The SPLC doesn’t do that because its objective is not really to stop “Islamophobia” at all, but to create the illusion of a powerful and moneyed network of “Islamophobes” whom can only be stopped if you write a check to the SPLC. That’s what this is really all about. It’s scandalous that the Pentagon ever took this seriously, and good that it has stopped.

“EXCLUSIVE: DOD Drops SPLC From Extremism Training Materials,” by Jonah Bennett, Daily Caller, October 2, 2017:

The Pentagon has officially severed all ties to the Southern Poverty Law Center (SPLC) after previously relying on the group’s training materials on extremism.

Brian J. Field, assistant U.S. attorney from the Civil Division, stated that the Department of Defense (DOD) Office of Diversity Management and Equal Opportunity removed any and all references to the SPLC in training materials used by the Defense Equal Opportunity Management Institute (DEOMI), in an email obtained by The Daily Caller News Foundation from the Department of Justice.

The DEOMI is a DOD school founded to fight segregation and inequality that teaches courses in racial, gender and religious equality, among other subject areas like equal opportunity and pluralism. The courses are available to DOD civilians and service members.

As part of a response to a Freedom of Information Act (FOIA) request from the Immigration Reform Law Institute, Field wrote in the email sent in late September:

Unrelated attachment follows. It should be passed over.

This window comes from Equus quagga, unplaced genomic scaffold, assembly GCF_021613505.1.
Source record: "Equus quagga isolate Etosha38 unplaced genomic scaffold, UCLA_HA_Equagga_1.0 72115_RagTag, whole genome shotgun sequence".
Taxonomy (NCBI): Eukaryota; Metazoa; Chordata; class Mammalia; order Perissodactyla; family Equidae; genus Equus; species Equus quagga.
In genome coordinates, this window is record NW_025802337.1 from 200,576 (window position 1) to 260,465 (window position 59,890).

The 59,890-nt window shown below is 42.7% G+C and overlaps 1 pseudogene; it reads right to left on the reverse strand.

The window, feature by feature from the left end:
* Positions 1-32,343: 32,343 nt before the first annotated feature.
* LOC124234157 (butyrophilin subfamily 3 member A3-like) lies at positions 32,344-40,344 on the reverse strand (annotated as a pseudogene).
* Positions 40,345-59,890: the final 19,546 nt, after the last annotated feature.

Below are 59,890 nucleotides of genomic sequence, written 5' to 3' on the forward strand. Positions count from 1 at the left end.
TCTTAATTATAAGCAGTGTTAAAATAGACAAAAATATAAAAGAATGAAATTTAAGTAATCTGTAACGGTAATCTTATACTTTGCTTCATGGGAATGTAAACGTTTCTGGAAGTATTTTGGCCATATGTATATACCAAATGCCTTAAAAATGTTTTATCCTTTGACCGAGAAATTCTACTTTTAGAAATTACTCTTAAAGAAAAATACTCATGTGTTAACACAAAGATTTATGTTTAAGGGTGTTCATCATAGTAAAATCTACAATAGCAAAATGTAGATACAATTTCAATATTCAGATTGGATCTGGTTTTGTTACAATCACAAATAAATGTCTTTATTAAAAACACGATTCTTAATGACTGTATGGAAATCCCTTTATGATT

Additionally, the DEOMI office informed me that, based on a previous FOIA request, DEOMI records concerning, regarding, or related to the preparation and presentation of training materials on hate groups or hate crimes were forwarded … That 133-page document did reference the SPLC; however, based upon guidance from the Office of Diversity Management and Equal Opportunity, all references to the SPLC have been removed from any current training.

Interestingly, DEOMI still makes use of materials on “Hate Symbols” from the Anti-Defamation League (ADL), a group similar to the SPLC. Students at DEOMI use the Hate Symbols reference on the ADL site to “learn more about gang colors or clothing; hate group tattoos and body markings associated with such gangs.”

As a matter of policy, the DOD does not have an official list of hate groups….

In February, The Daily Caller News Foundation published an exclusive piece indicating that the FBI, which formerly used the SPLC as a “hate crimes resource,” has also been distancing itself from the group….